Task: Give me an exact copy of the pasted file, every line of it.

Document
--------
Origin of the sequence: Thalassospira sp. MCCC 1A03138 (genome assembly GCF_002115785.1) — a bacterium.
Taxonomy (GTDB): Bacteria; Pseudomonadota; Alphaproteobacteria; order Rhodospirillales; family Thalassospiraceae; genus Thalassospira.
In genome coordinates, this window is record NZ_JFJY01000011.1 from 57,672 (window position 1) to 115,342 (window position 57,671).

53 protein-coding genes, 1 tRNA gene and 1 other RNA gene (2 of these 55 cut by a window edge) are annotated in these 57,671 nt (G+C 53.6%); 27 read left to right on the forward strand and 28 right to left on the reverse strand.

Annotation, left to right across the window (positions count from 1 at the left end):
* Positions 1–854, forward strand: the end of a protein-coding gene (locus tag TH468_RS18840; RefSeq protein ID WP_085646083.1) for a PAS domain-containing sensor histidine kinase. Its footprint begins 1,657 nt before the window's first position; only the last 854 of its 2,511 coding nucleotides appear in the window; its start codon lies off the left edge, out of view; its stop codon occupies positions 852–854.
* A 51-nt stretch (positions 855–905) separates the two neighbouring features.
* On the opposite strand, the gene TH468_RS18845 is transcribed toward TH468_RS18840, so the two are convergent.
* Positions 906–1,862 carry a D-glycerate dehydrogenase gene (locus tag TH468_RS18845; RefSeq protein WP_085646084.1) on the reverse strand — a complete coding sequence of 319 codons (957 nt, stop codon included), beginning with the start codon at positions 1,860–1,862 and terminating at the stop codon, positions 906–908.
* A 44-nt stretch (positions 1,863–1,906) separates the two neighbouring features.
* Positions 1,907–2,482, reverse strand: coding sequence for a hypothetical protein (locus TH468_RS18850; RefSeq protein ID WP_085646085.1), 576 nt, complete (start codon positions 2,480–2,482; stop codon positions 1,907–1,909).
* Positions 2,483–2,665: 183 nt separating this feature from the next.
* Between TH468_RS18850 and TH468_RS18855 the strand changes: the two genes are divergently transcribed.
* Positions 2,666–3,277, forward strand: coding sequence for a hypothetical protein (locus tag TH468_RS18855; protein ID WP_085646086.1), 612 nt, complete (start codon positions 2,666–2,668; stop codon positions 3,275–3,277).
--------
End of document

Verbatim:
Origin of the sequence: Thalassospira sp. MCCC 1A03138 (genome assembly GCF_002115785.1) — a bacterium.
Taxonomy (GTDB): Bacteria; Pseudomonadota; Alphaproteobacteria; order Rhodospirillales; family Thalassospiraceae; genus Thalassospira.
In genome coordinates, this window is record NZ_JFJY01000011.1 from 57,672 (window position 1) to 115,342 (window position 57,671).

53 protein-coding genes, 1 tRNA gene and 1 other RNA gene (2 of these 55 cut by a window edge) are annotated in these 57,671 nt (G+C 53.6%); 27 read left to right on the forward strand and 28 right to left on the reverse strand.

Annotation, left to right across the window (positions count from 1 at the left end):
* Positions 1–854, forward strand: the end of a protein-coding gene (locus tag TH468_RS18840; RefSeq protein ID WP_085646083.1) for a PAS domain-containing sensor histidine kinase. Its footprint begins 1,657 nt before the window's first position; only the last 854 of its 2,511 coding nucleotides appear in the window; its start codon lies off the left edge, out of view; its stop codon occupies positions 852–854.
* A 51-nt stretch (positions 855–905) separates the two neighbouring features.
* On the opposite strand, the gene TH468_RS18845 is transcribed toward TH468_RS18840, so the two are convergent.
* Positions 906–1,862 carry a D-glycerate dehydrogenase gene (locus tag TH468_RS18845; RefSeq protein WP_085646084.1) on the reverse strand — a complete coding sequence of 319 codons (957 nt, stop codon included), beginning with the start codon at positions 1,860–1,862 and terminating at the stop codon, positions 906–908.
* A 44-nt stretch (positions 1,863–1,906) separates the two neighbouring features.
* Positions 1,907–2,482, reverse strand: coding sequence for a hypothetical protein (locus TH468_RS18850; RefSeq protein ID WP_085646085.1), 576 nt, complete (start codon positions 2,480–2,482; stop codon positions 1,907–1,909).
* Positions 2,483–2,665: 183 nt separating this feature from the next.
* Between TH468_RS18850 and TH468_RS18855 the strand changes: the two genes are divergently transcribed.
* Positions 2,666–3,277, forward strand: coding sequence for a hypothetical protein (locus tag TH468_RS18855; protein ID WP_085646086.1), 612 nt, complete (start codon positions 2,666–2,668; stop codon positions 3,275–3,277).